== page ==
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Use of Walrus balloon-guide catheter through sheathless radial approach for mechanical thrombectomy of right middle cerebral artery occlusion
  1. Rimal H Dossani1,
  2. Muhammad Waqas2,
  3. Hamid H Rai2,
  4. Andre Monteiro2,
  5. Faisal Almayman2,
  6. Justin M Cappuzzo2,
  7. Jason M Davies3
  1. 1 Department of Neurosurgery/Endovascular, University at Buffalo Jacobs School of Medicine and Biomedical Sciences, Buffalo, New York, USA
  2. 2 Department of Neurosurgery, University at Buffalo Jacobs School of Medicine and Biomedical Sciences, Buffalo, New York, USA
  3. 3 Department of Neurosurgery, University at Buffalo, Buffalo, New York, USA
  1. Correspondence to Dr Jason M Davies, Department of Neurosurgery, University at Buffalo, Buffalo, USA; jdavies{at}


The literature demonstrates a favorable first pass effect with balloon-guide catheter (BGC) for mechanical thrombectomy. An 8F BGC is routinely used with femoral access. We present the first video report of 8F BGC advanced through the radial artery using a sheathless technique (video 1). An approximately 70-year-old patient presented with left-sided hemiplegia, neglect, and dysarthria. A CT angiogram demonstrated right M1 occlusion, and the patient underwent urgent mechanical thrombectomy. Radial approach was preferred owing to patient history of anticoagulation. A 6F Sim Select intermediate catheter was used to minimize the step off as the 8F BGC was advanced into the radial artery over an 035 exchange-length Advantage Glidewire. A skin nick over the Glidewire Advantage facilitated the introduction of the 8F BGC into the radial artery. Standard mechanical thrombectomy using a combination of stent retriever and aspiration catheter (Solumbra technique) was performed, and thrombolysis in cerebral infarction 3 recanalization was achieved after a single pass. The National Institutes of Health Scale score improved from 12 to 4, with mild left facial droop, dysarthria, and decreased speech fluency. The patient was discharged from the hospital on postoperative day 2. Ultrasound should be used for immediate assessment of radial artery size and conversion to femoral access without delay if the radial artery is less than 2.5 mm.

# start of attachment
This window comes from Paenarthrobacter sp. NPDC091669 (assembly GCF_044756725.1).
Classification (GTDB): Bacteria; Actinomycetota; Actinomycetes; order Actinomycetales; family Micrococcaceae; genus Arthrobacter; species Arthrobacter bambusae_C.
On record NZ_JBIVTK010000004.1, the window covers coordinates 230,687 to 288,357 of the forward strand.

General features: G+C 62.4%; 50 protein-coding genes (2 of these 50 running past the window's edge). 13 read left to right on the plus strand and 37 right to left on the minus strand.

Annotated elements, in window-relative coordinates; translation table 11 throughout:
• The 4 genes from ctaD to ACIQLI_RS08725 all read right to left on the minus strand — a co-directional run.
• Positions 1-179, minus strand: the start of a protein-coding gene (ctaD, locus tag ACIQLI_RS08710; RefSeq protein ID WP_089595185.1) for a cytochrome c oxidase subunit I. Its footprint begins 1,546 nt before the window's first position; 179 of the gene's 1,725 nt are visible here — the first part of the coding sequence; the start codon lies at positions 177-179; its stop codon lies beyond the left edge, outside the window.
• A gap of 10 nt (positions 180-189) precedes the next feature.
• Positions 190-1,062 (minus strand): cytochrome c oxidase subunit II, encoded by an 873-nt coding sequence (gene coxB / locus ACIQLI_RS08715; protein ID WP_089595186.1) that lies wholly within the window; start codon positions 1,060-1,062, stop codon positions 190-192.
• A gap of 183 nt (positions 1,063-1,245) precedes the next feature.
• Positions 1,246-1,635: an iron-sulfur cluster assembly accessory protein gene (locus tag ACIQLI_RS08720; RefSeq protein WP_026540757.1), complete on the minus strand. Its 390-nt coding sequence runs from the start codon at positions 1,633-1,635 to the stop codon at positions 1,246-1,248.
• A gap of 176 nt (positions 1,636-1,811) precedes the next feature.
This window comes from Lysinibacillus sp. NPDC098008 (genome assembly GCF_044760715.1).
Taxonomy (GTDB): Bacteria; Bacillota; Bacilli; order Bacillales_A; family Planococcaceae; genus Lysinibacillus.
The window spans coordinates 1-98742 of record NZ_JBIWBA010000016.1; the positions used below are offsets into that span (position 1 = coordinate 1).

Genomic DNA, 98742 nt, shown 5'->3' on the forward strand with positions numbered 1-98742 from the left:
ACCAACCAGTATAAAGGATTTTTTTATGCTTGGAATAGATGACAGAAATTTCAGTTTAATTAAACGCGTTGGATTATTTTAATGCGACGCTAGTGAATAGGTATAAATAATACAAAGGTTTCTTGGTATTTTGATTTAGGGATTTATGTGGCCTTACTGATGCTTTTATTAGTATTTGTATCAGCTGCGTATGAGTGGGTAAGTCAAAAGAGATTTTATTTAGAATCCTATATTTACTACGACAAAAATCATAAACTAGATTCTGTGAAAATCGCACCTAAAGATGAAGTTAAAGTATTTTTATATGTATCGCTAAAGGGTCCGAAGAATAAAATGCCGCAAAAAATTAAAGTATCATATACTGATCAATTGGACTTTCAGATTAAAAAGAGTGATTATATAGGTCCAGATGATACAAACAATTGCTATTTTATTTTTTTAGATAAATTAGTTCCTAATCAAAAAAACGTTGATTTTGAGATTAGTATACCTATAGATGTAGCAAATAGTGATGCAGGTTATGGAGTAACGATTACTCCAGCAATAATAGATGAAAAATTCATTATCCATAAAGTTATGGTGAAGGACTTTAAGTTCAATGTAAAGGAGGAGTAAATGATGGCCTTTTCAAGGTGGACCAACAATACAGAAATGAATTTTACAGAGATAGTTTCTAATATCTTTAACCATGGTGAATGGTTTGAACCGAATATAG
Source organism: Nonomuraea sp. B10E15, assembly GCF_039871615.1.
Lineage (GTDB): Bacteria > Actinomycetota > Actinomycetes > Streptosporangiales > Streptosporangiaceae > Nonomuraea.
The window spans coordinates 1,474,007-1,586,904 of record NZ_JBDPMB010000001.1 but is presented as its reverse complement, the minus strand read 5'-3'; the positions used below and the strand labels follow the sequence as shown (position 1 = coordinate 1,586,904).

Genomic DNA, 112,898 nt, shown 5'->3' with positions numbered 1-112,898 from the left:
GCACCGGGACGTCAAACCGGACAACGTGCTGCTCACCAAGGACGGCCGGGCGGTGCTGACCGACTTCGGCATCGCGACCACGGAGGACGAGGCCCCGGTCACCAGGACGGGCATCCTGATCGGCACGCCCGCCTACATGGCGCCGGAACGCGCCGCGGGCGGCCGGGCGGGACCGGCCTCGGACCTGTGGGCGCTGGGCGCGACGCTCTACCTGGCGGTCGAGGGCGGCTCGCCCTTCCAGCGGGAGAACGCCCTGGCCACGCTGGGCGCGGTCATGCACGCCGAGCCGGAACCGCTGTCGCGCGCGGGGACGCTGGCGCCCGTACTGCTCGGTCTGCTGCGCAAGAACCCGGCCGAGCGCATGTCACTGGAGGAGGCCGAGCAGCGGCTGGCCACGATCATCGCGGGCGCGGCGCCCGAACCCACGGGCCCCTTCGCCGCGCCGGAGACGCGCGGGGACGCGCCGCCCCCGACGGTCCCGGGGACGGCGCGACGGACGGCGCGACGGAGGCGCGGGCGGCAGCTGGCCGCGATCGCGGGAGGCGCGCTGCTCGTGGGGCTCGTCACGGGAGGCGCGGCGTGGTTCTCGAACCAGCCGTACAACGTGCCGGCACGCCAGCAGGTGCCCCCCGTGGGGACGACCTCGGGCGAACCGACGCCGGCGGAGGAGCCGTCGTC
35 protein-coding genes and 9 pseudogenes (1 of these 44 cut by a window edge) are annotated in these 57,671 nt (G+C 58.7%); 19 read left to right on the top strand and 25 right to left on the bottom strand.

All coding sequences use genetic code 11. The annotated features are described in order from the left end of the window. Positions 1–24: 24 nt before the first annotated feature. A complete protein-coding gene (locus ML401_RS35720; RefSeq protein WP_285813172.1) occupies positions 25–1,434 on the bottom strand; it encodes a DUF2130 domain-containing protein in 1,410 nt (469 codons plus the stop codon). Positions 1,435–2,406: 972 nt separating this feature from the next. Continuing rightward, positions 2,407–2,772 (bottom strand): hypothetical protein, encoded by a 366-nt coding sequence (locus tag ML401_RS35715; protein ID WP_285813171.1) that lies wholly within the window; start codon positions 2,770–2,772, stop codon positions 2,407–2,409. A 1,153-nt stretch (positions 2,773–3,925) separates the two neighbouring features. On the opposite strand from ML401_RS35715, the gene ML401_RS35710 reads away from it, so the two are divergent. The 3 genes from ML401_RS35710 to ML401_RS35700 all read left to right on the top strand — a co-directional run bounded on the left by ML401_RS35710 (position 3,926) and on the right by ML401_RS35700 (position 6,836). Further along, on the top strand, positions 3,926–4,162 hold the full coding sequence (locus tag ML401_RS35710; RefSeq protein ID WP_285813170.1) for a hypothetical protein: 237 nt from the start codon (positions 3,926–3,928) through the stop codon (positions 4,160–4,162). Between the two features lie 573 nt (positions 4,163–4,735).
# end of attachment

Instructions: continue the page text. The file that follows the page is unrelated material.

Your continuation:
Video 1
  • thrombectomy
  • balloon

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  • Contributors Conception and design: RHD, MW, JMD; data acquisition: RHD, MW, HHR, AM, FA, JMC; data analysis and interpretation: all authors; drafting the abstract: RHD, HHR; preparing the video: RHD, MW; final approval: all authors.

  • Funding The authors have not declared a specific grant for this research from any funding agency in the public, commercial or not-for-profit sectors.

  • Competing interests JMD received a research grant from the National Center for Advancing Translational Sciences of the National Institutes of Health under award number KL2TR001413 to the University at Buffalo; does consulting for Medtronic; receives honoraria from Neurotrauma Science LLC; and has shareholder/ownership interests in Cerebrotech and RIST Neurovascular.

  • Provenance and peer review Not commissioned; externally peer reviewed.

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